The Wonderful Wizard of Oz; Notes on Chapter 20

Wonderful Wizard of Oz, The

Chapter 20. The Dainty China Country

Disclaimer: notes transcribed as is, no editing has been made so as to preserve my original feelings as I read the chapter.

Well I was wrong about the white wall, I don’t mind though because if the book was that predictable it would negate the reason for reading it. If it was a boring book then I wouldn’t bother finishing it, never mind considering a re-read in the future.

I like the idea of a china cup being inhabited by people & animals made of china. It’s all really very sweet. Reminds me of an animal farm toy set I had as a child, before I was introduced to the wonder that is Lego.
I would have liked to met the mender, must take him or her ages to fix the clown.

Afterthoughts
Although the China Country wasn’t dangerous, it was novel and I’m glad that the journey isn’t constantly fraught with dangers.
I’ll bet the residents of this Country will be glad to see the five of them leave, having injured a milkmaid & her cow wasn’t enough damage. When they climbed the wall to leave they successfully decimated a church in the process.
Very careless of them, not to mention insensitive to the diminutive township.

Now, it may be taking me a while to read this book, but it’s far from being a boring read. The China Country is just another example of how much I am loving this book.
I can’t fathom why it took me so long to find Oz.


The Wonderful Wizard of Oz; Notes on Chapter 19

Wonderful Wizard of Oz, The

Chapter 19. Attacked by the Fighting Trees

Disclaimer: notes transcribed as is, no editing has been made so as to preserve my original feelings as I read the chapter.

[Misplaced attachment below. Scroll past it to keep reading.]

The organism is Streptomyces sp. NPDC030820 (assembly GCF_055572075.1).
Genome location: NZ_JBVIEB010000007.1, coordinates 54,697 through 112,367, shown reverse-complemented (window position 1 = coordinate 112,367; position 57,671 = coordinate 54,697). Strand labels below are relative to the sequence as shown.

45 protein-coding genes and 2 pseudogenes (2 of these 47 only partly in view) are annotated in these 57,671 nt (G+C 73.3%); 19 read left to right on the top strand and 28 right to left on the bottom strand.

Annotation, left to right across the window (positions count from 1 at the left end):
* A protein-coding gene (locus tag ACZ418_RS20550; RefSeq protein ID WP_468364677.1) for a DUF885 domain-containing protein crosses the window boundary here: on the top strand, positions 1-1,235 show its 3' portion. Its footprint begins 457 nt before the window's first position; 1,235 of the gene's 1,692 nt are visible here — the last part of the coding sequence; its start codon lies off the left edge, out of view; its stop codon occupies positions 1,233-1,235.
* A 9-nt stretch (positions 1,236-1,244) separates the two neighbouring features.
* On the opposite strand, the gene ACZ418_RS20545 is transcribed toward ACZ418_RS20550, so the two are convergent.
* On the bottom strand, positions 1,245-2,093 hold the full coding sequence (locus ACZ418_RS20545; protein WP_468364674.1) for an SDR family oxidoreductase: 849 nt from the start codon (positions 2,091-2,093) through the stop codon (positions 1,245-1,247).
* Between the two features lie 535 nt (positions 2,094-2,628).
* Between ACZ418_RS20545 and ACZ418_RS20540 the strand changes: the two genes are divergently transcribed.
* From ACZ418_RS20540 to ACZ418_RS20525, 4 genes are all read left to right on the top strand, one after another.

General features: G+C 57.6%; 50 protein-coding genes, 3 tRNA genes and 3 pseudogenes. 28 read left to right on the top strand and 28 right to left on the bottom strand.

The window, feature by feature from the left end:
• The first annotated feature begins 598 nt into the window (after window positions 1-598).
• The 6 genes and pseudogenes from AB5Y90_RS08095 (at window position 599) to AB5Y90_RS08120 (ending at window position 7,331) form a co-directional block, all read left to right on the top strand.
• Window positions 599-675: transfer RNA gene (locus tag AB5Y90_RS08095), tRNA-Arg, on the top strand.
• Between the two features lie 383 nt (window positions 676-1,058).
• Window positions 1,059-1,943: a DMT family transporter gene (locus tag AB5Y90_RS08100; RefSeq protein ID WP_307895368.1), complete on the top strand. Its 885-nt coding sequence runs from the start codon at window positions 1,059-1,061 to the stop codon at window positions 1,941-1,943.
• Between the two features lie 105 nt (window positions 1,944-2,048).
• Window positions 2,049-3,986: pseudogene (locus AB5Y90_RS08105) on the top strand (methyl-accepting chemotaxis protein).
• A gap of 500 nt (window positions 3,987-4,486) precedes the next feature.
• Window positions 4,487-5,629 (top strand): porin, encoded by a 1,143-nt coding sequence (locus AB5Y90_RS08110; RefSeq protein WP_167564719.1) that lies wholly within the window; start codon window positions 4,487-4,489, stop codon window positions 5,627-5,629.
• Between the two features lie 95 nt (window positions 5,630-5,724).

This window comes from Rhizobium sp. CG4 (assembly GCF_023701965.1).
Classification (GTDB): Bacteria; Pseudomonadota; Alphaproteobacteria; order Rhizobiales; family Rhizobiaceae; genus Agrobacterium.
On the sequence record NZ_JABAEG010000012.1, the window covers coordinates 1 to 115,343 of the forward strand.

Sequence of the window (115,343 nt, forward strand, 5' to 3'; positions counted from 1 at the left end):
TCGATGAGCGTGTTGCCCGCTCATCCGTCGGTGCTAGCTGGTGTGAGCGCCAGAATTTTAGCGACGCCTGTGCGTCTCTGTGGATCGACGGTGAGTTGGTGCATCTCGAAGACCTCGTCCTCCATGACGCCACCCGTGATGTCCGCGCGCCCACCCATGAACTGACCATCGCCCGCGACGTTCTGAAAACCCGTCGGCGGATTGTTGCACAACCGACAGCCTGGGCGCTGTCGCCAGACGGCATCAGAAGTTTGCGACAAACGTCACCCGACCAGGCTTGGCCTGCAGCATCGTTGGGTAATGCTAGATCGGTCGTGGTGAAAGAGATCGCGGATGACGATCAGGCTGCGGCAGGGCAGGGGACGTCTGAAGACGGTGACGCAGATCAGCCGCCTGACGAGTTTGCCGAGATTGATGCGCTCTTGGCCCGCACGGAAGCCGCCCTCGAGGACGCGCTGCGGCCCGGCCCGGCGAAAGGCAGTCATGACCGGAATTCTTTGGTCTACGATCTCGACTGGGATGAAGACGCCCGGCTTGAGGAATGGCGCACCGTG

The friends bid farewell to the Emerald City, the residents are sad to see Dorothy leave but have no doubt that Scarecrow is the right person to rule their city. Certainly no-one has been glad to be rid of him.
As they hardly know the man of straw they have excepted his right to rule without question, which is oddly accepting of them.

The journey to the South is so far, only minorly impeded by the trees and then only by the trees on the outskirts of the forest. But what of this white wall of porcelain.

Afterthoughts
A white wall at the edge of the forest, could this mean that Glinda’s lands are colour-coded white.
White is also the colour (if you can call white a colour) representing powerful witches.
Just guessing though.

I’ve been wondering about the trees. Guardians.
A person might draw comparisons to J. R. R. Tolkien’s “Ents”, but of course The Wonderful Wizard of Oz pre-dates The Lord of the Rings so I can only wonder if my fellow Midlander Tolkien ever read the works of L. Frank Baum.
Funny how some thoughts can go round and round in my head.

And the drums never stop…